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Leadership development

What are you doing in your organization to develop leaders? Do you treat everyone in your organization as a budding leader or do you hand pick a select few? If you’re only tapping a select few in your organization as leaders, it’s possible that your organization is missing out. In fact, Phil Dourado, founder of The Leadership Hub and author of “The 60 Second Leader” says that’s the wrong way to go about it entirely. Phil spoke more with John Mattone about misconceptions in leadership. Here’s what he had to say:

What are some major misconceptions about leadership development?

  1. Leadership traits. There’s this old “trait theory” that some people have innate leadership “traits.” It says that some people were born to be leaders. This has rightly faded away. If someone would only save us from what replaced it:
  2. Competencies-based leadership development. Most large organizations use this model, and to that I say “Competencies? What kind of word is that?” It’s like a “satisfaction” in customer measurement; not fit for purpose. People want to work in a culture of extraordinary leadership that inspires. That’s what brings out extraordinary performances in people.

How have these misconceptions become prominent?

George Orwell said the language you use limits your ability to conceptualize outside of the jargon and creates a false “model” of the world that you can describe and measure; but it isn’t the real world. That’s exactly what’s happened with leadership development in big business.

What does that mean exactly?

The appeal is that you can build a “program” out of component parts – the “competencies,” delivered in discontinuous bursts (away days, retreats, two-day workshops, conferences). Most CEOs in large organizations identify “succession” as their major worry. Most see leadership development as developing people like them that they can hand over the business to. Up and coming “High Potentials” or “HIPOs” are sent away to commune with “senior” people often as an annual leadership bonding exercise. Then, they come back down from the mountaintop with an enlightened glow to share what they’ve learned with ordinary mortals in the organization.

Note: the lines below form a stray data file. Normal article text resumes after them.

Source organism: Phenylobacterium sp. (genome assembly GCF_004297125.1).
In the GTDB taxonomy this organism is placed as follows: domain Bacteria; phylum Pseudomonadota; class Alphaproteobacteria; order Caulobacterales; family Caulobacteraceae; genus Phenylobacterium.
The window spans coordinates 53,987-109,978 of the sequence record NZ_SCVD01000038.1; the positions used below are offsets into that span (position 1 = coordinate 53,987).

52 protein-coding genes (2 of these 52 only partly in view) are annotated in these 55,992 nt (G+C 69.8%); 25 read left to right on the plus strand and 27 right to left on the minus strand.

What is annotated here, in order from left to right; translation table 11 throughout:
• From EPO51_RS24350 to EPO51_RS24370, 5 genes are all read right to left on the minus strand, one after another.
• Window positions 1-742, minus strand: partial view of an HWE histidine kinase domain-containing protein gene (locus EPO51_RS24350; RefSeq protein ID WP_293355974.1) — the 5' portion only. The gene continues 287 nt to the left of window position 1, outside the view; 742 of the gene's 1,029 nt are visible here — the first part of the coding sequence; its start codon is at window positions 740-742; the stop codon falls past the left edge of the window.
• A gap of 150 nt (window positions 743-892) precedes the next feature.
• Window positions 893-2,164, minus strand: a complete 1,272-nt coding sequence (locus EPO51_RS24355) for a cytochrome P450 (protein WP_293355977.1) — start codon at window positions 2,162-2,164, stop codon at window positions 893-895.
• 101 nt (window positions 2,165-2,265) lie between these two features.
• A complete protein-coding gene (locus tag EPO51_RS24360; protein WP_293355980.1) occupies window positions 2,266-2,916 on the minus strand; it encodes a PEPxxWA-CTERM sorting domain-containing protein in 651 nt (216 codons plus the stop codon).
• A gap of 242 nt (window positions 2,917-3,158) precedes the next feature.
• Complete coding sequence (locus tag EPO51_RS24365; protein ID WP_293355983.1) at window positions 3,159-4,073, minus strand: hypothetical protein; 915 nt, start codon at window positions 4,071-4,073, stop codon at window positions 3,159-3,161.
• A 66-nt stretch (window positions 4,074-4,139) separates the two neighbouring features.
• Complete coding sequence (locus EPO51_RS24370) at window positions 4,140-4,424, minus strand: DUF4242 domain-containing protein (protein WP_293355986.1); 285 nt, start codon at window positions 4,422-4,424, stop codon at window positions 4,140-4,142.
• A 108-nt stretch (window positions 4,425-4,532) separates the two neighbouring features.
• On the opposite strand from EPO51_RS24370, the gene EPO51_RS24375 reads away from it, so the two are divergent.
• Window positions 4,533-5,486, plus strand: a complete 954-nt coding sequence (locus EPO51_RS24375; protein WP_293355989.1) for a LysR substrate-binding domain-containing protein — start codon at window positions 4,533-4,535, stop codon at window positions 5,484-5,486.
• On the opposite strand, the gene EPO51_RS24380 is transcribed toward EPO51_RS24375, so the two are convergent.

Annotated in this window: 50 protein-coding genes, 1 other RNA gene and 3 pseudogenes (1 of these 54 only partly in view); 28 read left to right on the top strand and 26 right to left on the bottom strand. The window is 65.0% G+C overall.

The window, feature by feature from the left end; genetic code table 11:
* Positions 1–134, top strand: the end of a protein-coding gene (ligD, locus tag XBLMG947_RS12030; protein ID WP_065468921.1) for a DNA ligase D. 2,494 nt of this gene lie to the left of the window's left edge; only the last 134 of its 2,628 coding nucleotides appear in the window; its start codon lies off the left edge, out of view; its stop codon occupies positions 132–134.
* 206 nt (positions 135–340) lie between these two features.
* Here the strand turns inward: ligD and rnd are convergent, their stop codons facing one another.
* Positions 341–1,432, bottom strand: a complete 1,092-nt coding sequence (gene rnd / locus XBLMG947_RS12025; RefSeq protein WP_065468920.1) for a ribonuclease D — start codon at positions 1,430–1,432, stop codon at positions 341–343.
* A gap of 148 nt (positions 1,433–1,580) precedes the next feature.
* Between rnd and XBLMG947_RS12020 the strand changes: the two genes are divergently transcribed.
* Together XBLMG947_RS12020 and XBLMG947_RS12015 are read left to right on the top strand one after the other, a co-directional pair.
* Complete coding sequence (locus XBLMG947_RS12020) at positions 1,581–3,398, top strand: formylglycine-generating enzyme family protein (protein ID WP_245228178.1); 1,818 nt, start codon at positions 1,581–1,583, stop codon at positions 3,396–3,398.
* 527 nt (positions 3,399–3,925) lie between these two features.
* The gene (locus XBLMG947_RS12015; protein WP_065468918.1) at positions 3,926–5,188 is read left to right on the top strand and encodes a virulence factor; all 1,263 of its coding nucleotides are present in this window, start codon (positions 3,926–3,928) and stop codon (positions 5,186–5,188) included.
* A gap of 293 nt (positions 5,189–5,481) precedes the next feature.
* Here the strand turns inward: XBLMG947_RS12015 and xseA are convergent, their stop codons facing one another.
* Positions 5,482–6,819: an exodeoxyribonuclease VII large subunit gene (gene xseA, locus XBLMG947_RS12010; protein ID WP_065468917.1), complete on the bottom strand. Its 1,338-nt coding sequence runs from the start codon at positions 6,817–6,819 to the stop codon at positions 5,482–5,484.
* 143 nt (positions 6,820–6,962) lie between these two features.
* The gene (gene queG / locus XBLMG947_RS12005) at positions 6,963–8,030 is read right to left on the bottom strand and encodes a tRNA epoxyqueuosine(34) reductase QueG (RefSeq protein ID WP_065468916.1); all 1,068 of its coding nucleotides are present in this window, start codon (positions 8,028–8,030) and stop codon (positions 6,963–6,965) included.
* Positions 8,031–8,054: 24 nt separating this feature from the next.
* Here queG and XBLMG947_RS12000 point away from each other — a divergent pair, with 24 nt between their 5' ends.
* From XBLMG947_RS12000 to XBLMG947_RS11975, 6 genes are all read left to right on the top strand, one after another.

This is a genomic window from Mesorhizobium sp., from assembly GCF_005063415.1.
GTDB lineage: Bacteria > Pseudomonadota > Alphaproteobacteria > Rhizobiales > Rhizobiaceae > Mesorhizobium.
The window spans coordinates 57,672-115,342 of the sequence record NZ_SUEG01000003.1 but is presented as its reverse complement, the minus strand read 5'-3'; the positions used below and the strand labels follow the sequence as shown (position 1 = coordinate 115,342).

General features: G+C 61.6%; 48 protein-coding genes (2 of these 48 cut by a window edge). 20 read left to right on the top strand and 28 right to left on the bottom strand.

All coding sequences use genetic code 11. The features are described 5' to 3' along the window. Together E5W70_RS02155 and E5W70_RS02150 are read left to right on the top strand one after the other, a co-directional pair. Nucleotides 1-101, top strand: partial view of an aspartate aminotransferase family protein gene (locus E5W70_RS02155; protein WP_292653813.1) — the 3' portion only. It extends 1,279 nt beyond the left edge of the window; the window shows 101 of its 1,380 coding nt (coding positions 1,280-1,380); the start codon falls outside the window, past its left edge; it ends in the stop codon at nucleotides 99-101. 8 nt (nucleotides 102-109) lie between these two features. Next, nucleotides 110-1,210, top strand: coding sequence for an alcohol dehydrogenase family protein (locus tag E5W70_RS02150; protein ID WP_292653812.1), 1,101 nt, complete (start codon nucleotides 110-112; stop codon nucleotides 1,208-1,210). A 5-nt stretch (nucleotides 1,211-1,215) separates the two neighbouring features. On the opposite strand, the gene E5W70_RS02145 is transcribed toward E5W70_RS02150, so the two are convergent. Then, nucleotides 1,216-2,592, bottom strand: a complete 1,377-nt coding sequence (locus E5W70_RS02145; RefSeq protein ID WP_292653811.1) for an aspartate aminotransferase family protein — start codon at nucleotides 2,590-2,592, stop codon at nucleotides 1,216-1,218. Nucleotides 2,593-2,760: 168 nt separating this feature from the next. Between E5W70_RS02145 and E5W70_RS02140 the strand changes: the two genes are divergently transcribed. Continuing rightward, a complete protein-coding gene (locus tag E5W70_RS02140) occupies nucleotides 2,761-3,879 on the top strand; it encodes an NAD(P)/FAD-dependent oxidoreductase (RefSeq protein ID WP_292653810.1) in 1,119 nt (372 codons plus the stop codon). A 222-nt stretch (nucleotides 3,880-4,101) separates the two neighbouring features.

The sharp-eyed among us will notice that the “HIPO” thing and the separating leaders under development from the rest of the organization is actually just more trait theory! Hundreds of years out of date and disguised it may be behind modern HR jargon, but it STILL assumes the “specialness” of a minority of the workforce; that they have innate traits that need to be groomed and developed. Basic psychology teaches us that if you tell someone they are special they will act special. It’s a self-fulfilling prophecy. It even has a name: The Pygmalion Effect. You’re telling everyone else in the organization that they have to leave leadership to these “special people.”

How should leaders correct the behaviors that accompany these misconceptions?

To start correcting the dominant misconception that leaders practice leadership from their position or job title, you need to work on the thinking and language that allows that. Start with constantly repeating this and making it part of your organizational language: “The job of a leader used to be to create followers. Now it’s to create more leaders.” (Thank you for that, Ralph Nader). Then build from there.

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